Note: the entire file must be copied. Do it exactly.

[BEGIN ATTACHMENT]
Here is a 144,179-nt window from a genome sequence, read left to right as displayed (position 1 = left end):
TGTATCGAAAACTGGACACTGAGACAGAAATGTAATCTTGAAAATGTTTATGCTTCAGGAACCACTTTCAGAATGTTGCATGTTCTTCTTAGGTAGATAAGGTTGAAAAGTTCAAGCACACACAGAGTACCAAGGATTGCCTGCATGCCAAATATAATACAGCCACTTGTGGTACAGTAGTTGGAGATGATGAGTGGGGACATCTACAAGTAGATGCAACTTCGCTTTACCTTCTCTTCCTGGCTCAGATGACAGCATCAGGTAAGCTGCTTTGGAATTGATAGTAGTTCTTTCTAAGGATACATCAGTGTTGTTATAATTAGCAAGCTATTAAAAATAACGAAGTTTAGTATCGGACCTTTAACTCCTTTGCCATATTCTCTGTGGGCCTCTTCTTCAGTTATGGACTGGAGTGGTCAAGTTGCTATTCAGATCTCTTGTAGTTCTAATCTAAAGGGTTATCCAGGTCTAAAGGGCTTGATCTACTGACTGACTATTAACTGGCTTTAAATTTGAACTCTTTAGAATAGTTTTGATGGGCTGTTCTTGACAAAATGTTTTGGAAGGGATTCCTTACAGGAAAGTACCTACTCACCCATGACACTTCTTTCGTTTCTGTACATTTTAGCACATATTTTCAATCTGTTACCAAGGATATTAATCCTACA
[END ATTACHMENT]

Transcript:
Here is a 144,179-nt window from a genome sequence, read left to right as displayed (position 1 = left end):
TGTATCGAAAACTGGACACTGAGACAGAAATGTAATCTTGAAAATGTTTATGCTTCAGGAACCACTTTCAGAATGTTGCATGTTCTTCTTAGGTAGATAAGGTTGAAAAGTTCAAGCACACACAGAGTACCAAGGATTGCCTGCATGCCAAATATAATACAGCCACTTGTGGTACAGTAGTTGGAGATGATGAGTGGGGACATCTACAAGTAGATGCAACTTCGCTTTACCTTCTCTTCCTGGCTCAGATGACAGCATCAGGTAAGCTGCTTTGGAATTGATAGTAGTTCTTTCTAAGGATACATCAGTGTTGTTATAATTAGCAAGCTATTAAAAATAACGAAGTTTAGTATCGGACCTTTAACTCCTTTGCCATATTCTCTGTGGGCCTCTTCTTCAGTTATGGACTGGAGTGGTCAAGTTGCTATTCAGATCTCTTGTAGTTCTAATCTAAAGGGTTATCCAGGTCTAAAGGGCTTGATCTACTGACTGACTATTAACTGGCTTTAAATTTGAACTCTTTAGAATAGTTTTGATGGGCTGTTCTTGACAAAATGTTTTGGAAGGGATTCCTTACAGGAAAGTACCTACTCACCCATGACACTTCTTTCGTTTCTGTACATTTTAGCACATATTTTCAATCTGTTACCAAGGATATTAATCCTACA